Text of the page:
“Yes, I’m sure fire would be stronger. It always is, as I'm sure you realize is how I feel. But what do I have to gain from you using my people - beside the risk of their demise?”

“You will gain a king with a sense for mages. A king with an understanding of the value of magic, and the value of discipline. I have been a mage my whole life – only once have I exhausted a vein. I know the limitations of magic and the limitations of my own power, and I work within them. None are as noble as me,” Inge told Timothy, vaguely believing his own boast.

“Alas, I have a good set up within Skyhull, Inge. There are eyes in the walls in Skyhull, I’m sure you remember the water bitch telling you that. Many eyes, some are the traitor mages – some are mine.” Timothy said. He stopped talking as if he’d realized something. He looked at his guards and cleared his throat. “As I mentioned, I have a good set up in Skyhull, yes, Inge. You don’t fit within it.”

Inge pulled from his pocket a phial of saltwater and poured it into his mouth. He coughed twice as he swallowed it and felt the room begin to heat. Elyse is as efficient as ever.

The guards in the corner of the room collapsed before any heat entered. The death mages were good on Yve's word, Inge thought. Now to brace for the heat.

Timothy stood up and began to move for the door. Inge pulled his brother's sword from its makeshift sheath and with it blocked the way of the rogue mage.

“You see, Timothy. You may feel that fire is a superior magic, but all it does is consume. It burns, and when it’s stopped burning, nothing remains – neither the fire nor the matter it was burning. It consumed my brother, and soon, too, it will consume you,” Inge said, his voice never shifting as the man before him burned. He pushed the fool to the ground with the pommel of the sword. “Have you ever seen the ocean?” The heat kept rising. “The ocean – water – has a tide. The tide comes in, and it's strong and it covers the land, but then it goes out again. The water never stops. It can destroy many things in its path, but water never stops.”

Inge watched as the man began to scream from the heat in the room. He drove the sword through the mages chest and rushed out of the room, glancing often at the dark blood now coating the sword.

“Elyse!” he called to the woman he loved. Her eyes had rolled up into her head. The fire began to burn the walls around them. Inge grabbed her and began to drag her out of the room, her feet leaving trails of flame in their wake. “Elyse! Return to me!”

He pulled her out of the door and slapped her, her eyes beginning to return to their normal look. The outside of the hall was surrounded by a group of water mages who, when Inge and Elyse clambered out, began to drench the building with water.

“Is he dead?” Yve called from the front of the mages.

“Yes, he is dead. Elyse began to burn him, and I finished him with my brother’s sword.” Eirik deserved to kill him, Inge thought. Inge felt his face and found the newly exhausted vein. I must be hideous now, he thought, proudly smiling, thinking about mages who took pride in their grotesque appearances.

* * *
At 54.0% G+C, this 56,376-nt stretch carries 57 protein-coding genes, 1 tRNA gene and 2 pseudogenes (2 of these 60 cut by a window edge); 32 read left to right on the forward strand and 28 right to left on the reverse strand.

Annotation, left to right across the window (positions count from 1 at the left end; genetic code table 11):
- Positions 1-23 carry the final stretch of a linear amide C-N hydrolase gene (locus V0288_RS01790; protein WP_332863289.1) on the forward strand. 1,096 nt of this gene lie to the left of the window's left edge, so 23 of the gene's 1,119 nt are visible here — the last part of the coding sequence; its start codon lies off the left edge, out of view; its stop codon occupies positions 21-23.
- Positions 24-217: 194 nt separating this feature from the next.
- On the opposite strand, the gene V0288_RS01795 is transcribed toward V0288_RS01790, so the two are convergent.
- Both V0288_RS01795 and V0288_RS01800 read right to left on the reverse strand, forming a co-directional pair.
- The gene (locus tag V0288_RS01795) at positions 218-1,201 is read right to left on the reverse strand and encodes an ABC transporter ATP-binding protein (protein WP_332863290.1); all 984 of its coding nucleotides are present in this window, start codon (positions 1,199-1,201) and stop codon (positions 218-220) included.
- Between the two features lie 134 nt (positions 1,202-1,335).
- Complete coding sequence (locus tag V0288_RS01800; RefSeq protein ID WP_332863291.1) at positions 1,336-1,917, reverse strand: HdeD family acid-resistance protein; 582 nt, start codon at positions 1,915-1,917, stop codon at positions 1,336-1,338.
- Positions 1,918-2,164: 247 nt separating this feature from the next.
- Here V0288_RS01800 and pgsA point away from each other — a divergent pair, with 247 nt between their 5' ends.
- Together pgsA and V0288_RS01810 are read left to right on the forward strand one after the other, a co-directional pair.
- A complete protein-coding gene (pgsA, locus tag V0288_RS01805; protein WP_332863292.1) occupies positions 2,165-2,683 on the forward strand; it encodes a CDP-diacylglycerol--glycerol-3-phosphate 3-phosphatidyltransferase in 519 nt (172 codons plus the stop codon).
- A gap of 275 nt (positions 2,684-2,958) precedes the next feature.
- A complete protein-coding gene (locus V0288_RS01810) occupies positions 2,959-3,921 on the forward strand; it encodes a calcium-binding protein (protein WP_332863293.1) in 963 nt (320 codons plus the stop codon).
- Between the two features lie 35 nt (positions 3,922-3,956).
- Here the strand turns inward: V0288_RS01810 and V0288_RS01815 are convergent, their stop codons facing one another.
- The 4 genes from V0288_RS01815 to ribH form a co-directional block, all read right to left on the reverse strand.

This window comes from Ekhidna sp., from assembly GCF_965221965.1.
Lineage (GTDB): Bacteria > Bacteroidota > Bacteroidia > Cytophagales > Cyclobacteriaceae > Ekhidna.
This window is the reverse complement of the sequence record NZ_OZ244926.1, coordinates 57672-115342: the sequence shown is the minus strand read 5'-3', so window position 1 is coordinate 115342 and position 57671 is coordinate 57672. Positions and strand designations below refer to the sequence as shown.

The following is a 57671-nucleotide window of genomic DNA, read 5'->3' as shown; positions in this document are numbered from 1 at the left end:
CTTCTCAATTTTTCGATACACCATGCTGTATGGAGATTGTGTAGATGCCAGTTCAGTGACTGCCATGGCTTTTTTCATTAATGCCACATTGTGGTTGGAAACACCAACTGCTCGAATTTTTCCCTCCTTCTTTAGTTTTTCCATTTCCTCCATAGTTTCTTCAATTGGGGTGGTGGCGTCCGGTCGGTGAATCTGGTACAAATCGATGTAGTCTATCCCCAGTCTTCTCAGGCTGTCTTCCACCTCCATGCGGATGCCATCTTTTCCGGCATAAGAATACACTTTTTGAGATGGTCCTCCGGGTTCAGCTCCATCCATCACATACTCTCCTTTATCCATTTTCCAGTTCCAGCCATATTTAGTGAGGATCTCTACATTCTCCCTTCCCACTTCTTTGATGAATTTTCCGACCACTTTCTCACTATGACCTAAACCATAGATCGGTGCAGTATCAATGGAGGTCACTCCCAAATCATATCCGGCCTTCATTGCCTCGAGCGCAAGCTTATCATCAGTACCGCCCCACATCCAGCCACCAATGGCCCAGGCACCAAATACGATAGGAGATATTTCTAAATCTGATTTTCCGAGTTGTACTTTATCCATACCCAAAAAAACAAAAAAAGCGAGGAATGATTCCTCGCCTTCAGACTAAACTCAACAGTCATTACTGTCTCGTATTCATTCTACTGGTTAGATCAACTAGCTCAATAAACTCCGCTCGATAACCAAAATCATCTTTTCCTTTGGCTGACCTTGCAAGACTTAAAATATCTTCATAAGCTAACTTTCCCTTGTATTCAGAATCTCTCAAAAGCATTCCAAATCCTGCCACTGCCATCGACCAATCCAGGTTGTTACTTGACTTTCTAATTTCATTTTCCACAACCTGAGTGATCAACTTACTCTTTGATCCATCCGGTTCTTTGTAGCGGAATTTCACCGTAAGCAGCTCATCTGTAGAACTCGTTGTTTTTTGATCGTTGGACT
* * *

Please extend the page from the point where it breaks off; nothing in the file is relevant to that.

Elyse sat in a heap on the ground. She was herself again, the flame had left her body and left her human. Two of the Glenn’s rushed out of the hall with some wounds on their faces.

“A beam fell from the ceiling and crushed Oswald and Patrick. It is only us now,” Beverly spoke. Terrance stood beside him, dragging his leg slightly.

“I am sorry for our loss,” Inge told them. “Your siblings were strong mages, and strong people. I respected them both greatly.” He tried to soothe them slightly, but the two remaining Glenn’s seemed to be understanding of what happened.

“We knew the risk of fighting a war.”

“My king,” an unknown voice spoke to him. It was a death mage in dark robes. “I’m glad I could be of help to you – I know my curses can be unprofessional, but I hope they served you well on the inside.”

“Yes, thank you for your work. The guards died right before Timothy was to have them kill me.”

“No, my king. Those mages died long before then – they died a few weeks ago. What they were today was far from human.” He had a somber look. "I've been using my power to control spies within the main hall for a long time now. It's a grotesque magic, I know. I take little pride in it."

“I am Gozzek,” he held his hand out for a handshake from Inge. It was an old hand, his knuckles were clearly defined within his fingers and the bit of his arm that was visible beneath his robe was liver spotted. “I taught death magic at this school before the war. I have been a prisoner since.”

“I am pleased to have you within my army. Once we rescue my daughter and replace the king, I look forward to having you teach her your skills – she’s a death mage herself.”

The actions of the water mages was beginning to stifle the flames within. As it extinguished, Inge told the mages to ready themselves to return to their army. He wanted to attend to Elyse before they left, he knew that exhaustion for the first time was a horrible experience and he wanted to make sure she was alright.

Inge was disappointed that the fire burned all of the potatoes and food storage that was in the great hall. They would have to make do with the limited supply they had until they arrived in Dawnsend.

“Elyse, are you okay?” Inge asked him.

“I have never been thirstier in my life.” She replied lightheartedly. That sentence alone lifted Inge's spirits more than anything else that she could have said. “But I have energy still, if that’s what you’re wondering.”

“Come with me and eat some snow, it may quench your thirst.” He smiled at her - she looked beautiful despite the jagged vein that now lay over her eyebrow. Her own smile, a response to his, warmed him more than her flames.